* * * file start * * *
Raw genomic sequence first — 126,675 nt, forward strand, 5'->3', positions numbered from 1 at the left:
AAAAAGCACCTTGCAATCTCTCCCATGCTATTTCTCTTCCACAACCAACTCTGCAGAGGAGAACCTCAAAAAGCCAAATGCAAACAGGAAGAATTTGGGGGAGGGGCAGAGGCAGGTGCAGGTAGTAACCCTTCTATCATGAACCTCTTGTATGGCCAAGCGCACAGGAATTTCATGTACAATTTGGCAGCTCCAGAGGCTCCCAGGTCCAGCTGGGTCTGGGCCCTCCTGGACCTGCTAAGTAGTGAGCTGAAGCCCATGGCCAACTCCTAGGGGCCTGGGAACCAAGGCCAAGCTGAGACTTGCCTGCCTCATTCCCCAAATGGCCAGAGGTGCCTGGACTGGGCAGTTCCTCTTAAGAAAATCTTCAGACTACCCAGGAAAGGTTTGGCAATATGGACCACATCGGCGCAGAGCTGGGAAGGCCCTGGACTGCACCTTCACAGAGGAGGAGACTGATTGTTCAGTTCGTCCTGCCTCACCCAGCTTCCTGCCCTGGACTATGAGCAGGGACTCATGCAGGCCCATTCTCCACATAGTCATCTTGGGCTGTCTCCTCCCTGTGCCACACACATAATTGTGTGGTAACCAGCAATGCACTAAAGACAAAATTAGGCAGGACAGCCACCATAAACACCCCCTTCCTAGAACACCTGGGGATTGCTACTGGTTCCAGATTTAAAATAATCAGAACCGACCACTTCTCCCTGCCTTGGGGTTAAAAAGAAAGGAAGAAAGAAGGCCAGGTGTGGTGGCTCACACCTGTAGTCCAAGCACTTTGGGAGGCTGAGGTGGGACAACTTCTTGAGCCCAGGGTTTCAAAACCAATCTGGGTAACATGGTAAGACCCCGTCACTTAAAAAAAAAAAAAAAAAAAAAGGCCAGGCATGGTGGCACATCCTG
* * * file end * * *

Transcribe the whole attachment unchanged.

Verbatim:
Raw genomic sequence first — 126,675 nt, forward strand, 5'->3', positions numbered from 1 at the left:
AAAAAGCACCTTGCAATCTCTCCCATGCTATTTCTCTTCCACAACCAACTCTGCAGAGGAGAACCTCAAAAAGCCAAATGCAAACAGGAAGAATTTGGGGGAGGGGCAGAGGCAGGTGCAGGTAGTAACCCTTCTATCATGAACCTCTTGTATGGCCAAGCGCACAGGAATTTCATGTACAATTTGGCAGCTCCAGAGGCTCCCAGGTCCAGCTGGGTCTGGGCCCTCCTGGACCTGCTAAGTAGTGAGCTGAAGCCCATGGCCAACTCCTAGGGGCCTGGGAACCAAGGCCAAGCTGAGACTTGCCTGCCTCATTCCCCAAATGGCCAGAGGTGCCTGGACTGGGCAGTTCCTCTTAAGAAAATCTTCAGACTACCCAGGAAAGGTTTGGCAATATGGACCACATCGGCGCAGAGCTGGGAAGGCCCTGGACTGCACCTTCACAGAGGAGGAGACTGATTGTTCAGTTCGTCCTGCCTCACCCAGCTTCCTGCCCTGGACTATGAGCAGGGACTCATGCAGGCCCATTCTCCACATAGTCATCTTGGGCTGTCTCCTCCCTGTGCCACACACATAATTGTGTGGTAACCAGCAATGCACTAAAGACAAAATTAGGCAGGACAGCCACCATAAACACCCCCTTCCTAGAACACCTGGGGATTGCTACTGGTTCCAGATTTAAAATAATCAGAACCGACCACTTCTCCCTGCCTTGGGGTTAAAAAGAAAGGAAGAAAGAAGGCCAGGTGTGGTGGCTCACACCTGTAGTCCAAGCACTTTGGGAGGCTGAGGTGGGACAACTTCTTGAGCCCAGGGTTTCAAAACCAATCTGGGTAACATGGTAAGACCCCGTCACTTAAAAAAAAAAAAAAAAAAAAAGGCCAGGCATGGTGGCACATCCTG